And finally there was The Missing Peace by Carlo Vergara, his second foray into the VLF. It is the year 2045 and the Philippines has managed to win 4 out of the 5 big beauty contests. Now it's up to Candy Coron (Hannah dela Guerra) to win the final title of Miss Universal Empress with the aid of her pagent consultant Greg Rodrigo (Rem Zamora) and the head of the Philippine pageant foundation Slyvia Dayrit (Noemi Manika-Gomez). But when Candy goes off to meet the press, Slyvia and Greg go on to discuss her chances of winning. And this oddly leads to Sylvia revealing a secret - that she has learned of an ancient prophecy that claims that should the Philippines win all 5 titles, this will directly lead to world peace. But at the same time, Miss Philippines is fated to die - while all the other winners for that year will forever be single.

Rem Zamora and Noemi Manila-Gomez are simply brilliant in their respective roles - which was critical since they carry the show for the most part. Zamora is a complex actor who shifts from campy to cultured at the drop of a hat. Gomez is classy on a whole different level and it's not at all difficult to imagine that she was once a beauty queen herself. The notion of the prophecy is introduced a little later than I would have liked in terms of the narrative, but in the end it becomes the central question. And some while some of the back and forth discussions could have been tightened up, they do raise good points. The ending is a little up for debate - I can understand why it ended the way it did, thus giving more focus to Candy. On the other hand I can see how it could have been spun differently to keep the focus on Slyvia and Greg, but that would potentially change the message of the play.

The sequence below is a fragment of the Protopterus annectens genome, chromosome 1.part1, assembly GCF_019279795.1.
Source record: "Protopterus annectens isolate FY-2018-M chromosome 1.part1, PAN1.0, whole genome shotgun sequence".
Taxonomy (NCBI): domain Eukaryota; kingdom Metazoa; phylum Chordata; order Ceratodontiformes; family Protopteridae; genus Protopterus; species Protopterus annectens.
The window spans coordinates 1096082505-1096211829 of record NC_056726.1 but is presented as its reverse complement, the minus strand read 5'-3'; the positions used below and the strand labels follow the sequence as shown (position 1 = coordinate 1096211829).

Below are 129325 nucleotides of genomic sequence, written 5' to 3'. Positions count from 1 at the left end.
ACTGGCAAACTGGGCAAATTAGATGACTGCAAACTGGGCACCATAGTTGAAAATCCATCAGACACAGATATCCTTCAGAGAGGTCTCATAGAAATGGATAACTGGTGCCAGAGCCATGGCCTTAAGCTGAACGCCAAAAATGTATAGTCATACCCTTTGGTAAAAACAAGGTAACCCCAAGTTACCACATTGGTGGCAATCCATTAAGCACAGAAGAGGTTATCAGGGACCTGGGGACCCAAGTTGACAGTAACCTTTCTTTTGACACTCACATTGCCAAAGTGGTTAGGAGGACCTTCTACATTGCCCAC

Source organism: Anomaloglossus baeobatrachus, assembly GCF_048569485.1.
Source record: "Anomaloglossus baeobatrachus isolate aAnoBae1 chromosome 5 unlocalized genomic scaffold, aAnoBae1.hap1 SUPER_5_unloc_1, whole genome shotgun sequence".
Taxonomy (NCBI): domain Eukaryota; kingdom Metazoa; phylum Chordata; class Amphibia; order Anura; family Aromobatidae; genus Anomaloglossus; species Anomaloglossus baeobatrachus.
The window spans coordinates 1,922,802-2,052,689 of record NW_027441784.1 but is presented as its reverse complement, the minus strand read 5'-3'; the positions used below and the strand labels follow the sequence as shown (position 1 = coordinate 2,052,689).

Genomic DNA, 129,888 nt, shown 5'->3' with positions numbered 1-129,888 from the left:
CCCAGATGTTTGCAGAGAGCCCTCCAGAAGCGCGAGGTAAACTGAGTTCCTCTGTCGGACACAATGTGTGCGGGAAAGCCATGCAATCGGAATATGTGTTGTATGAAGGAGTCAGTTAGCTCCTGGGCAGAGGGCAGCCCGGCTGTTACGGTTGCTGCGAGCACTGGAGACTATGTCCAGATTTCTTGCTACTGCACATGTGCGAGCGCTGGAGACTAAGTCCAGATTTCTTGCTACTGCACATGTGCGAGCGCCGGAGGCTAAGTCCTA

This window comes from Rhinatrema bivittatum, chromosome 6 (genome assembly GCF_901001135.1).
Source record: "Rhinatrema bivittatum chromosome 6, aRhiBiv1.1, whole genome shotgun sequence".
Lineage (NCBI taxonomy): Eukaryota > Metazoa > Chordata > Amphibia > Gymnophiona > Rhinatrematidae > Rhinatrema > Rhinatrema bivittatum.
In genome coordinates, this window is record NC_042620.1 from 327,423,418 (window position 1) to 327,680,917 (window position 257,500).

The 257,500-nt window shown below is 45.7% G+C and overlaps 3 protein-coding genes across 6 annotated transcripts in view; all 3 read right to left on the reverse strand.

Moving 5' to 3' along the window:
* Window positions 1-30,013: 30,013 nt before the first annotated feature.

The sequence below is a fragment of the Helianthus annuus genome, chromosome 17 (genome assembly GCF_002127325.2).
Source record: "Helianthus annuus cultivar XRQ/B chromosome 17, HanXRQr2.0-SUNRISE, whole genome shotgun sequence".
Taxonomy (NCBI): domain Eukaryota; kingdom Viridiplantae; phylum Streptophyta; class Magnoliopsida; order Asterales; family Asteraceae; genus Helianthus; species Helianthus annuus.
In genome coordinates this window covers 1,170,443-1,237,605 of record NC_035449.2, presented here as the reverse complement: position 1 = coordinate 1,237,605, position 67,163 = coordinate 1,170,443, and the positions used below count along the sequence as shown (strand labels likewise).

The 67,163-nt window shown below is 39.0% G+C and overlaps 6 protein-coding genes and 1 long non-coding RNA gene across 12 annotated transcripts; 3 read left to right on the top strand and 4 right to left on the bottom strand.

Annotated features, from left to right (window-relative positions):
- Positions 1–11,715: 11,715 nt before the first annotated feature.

On the whole I really enjoyed these three plays and I feel all the better for having seen them. And as early as now I've learned that Ang Nanghihingalo will come back as a Revisited play next year, which is certainly a well-deserved recognition of that performance.

See you next year, VLF!


  1. Dennis N. Marasigan11 July, 2014 02:58

    thank you for watching the plays and sharing your thoughts on them! see you in VLF 11!

  2. You're welcome! I look forward to catching more plays next year!